Build council homes

Carol Hayton from the Labour Campaign for Council Housing reminds readers of the Labour Briefing collective why we still need to organise within the Labour Party to ensure we get the radical housing policies the Country needs. The article invites all Labour Party members who agree that council housing must be at the heart of Labour’s campaigns and policies, to join us.

We have a housing crisis, a health crisis and an economic crisis; surely now politicians should understand why we need to build more council houses.

Just over a century ago, legislation was passed that made housing a national responsibility and gave local authorities the task of building rented homes for working people. The founding principle of this legislation was the inability of the private rented sector, with its notoriously poor quality housing, to adequately provide for all those in need of decent, rented accommodation. State intervention, therefore, took place with the objective of ensuring that good quality, affordable housing was available to every citizen.

Contrast this with the approach of successive governments in more recent times, up to and including the current Tory administration. These have sought to marginalise the role of council housing in meeting housing needs and to rely more on the private rented sector and housing associations to provide homes for those unable to buy. The dramatic slump in the supply of new council housing, combined with the sell-off of existing stock, has been a significant contributory factor in the housing crisis which has seen house prices and rents in the private sector soar well beyond the means of many working people. The housing association sector has failed to make up the deficit in the supply of affordable housing and is increasingly focussed on building homes at unaffordable and ‘intermediate’ rents or for private sale. The lack of availability of council housing has resulted in an increase in the numbers of households living in poor quality, unaffordable, private rented accommodation that lacks the security of tenure around which they can build their lives. A situation not unlike that which provided the catalyst for government action in 1919, but, in contrast to 1919, there has, in recent times, been an appalling lack of political will as far as addressing the nation’s housing problems is concerned.

There has been no lack of desire amongst Labour Party members to see action taken to resolve these problems. For years the demand for a council house building programme of scale has been put forward by members and Party units, but our central policy and campaign agenda has been slow to respond. So in 2019, 100 years after the Addison Act was passed, The Labour Campaign for Council Housing was established. The campaign was set up by a group of Labour Party activists who believe that radical action needs to be taken to resolve the current crisis of affordability and to deliver decent rented housing. We saw the election of a Labour government with a radical policy programme as the means to deliver real change. We campaigned hard to ensure that the manifesto had a strong and appropriate message on housing. With help and support from all sections of the Party we achieved that objective and finally saw a real commitment in our 2019 manifesto to deliver council housing of the quality and scale we needed.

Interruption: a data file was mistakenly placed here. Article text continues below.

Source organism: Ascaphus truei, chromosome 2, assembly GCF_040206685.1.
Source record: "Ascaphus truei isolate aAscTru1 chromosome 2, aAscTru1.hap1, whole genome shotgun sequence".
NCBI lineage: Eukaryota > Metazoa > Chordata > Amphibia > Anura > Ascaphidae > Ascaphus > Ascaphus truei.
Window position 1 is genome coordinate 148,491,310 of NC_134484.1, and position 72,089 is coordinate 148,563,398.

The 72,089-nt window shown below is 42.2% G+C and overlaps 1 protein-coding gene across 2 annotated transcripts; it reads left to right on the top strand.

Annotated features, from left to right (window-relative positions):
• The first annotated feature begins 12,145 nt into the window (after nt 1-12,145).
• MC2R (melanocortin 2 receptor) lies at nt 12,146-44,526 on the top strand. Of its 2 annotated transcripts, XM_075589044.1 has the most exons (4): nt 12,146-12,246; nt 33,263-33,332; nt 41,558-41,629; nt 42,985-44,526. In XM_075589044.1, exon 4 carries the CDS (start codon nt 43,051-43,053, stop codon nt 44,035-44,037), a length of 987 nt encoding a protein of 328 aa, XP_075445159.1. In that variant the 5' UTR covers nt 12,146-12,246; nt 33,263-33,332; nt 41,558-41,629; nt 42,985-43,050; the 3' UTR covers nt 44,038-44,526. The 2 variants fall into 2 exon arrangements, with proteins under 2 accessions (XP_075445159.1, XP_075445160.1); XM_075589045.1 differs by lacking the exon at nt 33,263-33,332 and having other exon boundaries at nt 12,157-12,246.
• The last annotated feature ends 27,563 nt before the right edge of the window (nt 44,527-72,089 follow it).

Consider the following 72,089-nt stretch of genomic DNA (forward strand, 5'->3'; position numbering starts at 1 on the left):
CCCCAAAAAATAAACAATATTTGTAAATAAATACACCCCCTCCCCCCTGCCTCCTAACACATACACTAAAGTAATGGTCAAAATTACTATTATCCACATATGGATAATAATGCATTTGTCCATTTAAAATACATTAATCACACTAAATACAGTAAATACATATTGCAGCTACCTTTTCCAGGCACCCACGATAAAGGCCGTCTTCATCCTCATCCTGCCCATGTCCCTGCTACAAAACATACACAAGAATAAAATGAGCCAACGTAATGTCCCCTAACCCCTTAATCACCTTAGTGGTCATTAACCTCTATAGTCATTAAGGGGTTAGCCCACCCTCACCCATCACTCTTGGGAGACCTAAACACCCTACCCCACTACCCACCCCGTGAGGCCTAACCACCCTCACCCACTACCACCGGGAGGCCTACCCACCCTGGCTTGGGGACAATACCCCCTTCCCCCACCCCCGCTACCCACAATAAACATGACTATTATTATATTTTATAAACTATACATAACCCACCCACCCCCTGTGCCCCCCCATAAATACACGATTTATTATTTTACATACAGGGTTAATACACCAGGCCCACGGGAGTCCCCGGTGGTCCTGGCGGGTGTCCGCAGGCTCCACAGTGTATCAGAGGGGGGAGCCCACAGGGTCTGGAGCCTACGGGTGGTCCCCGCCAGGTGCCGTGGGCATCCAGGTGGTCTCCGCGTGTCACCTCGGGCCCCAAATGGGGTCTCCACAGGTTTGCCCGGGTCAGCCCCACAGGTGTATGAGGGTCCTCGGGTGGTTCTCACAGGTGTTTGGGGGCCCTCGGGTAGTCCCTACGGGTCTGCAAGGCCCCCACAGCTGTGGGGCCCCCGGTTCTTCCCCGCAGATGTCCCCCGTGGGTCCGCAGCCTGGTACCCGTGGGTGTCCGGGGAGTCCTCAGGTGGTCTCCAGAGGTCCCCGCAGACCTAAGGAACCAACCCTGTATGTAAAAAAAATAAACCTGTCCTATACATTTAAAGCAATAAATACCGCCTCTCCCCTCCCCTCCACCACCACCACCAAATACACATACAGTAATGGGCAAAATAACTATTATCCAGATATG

Unfortunately, Labour did not win the 2019 election, so the urgent action needed and promised by our manifesto can not be directly taken by a Labour government. That urgent action is, nevertheless, still very much needed as has been clearly demonstrated by the Coronavirus epidemic. The struggle that so many households have to maintain a decent roof over their head in the face of unmanageable housing costs has been exacerbated by reductions in house-hold incomes, brought about by waves of redundancies or reduced working hours. The detrimental impact on the health and well being of those living in overcrowded homes has worsened as so many households in these conditions are unable to effectively protect themselves from the virus. And yet the Government is offering nothing to improve the circumstances of those suffering these difficulties. As far as Labour in opposition is concerned, there is little clarity about the level of commitment there is to the progressive policies on housing contained in our manifesto.

Council Housing must have a central role in the resolution of the current housing, economic and health crises. We are, therefore, continuing to lobby the Labour Party at local and national level to ensure that council housing has that role in our policy making and campaigning. If ensuring that everyone has access to a decent , affordable home appropriate to their needs is as important to you as it is to us, please visit our Facebook page and website, support our campaign actions and share our messages. You can the join the campaign by contacting me at carolhayton@btinternet.com or labourcouncilhousingcampaign@gmail.com

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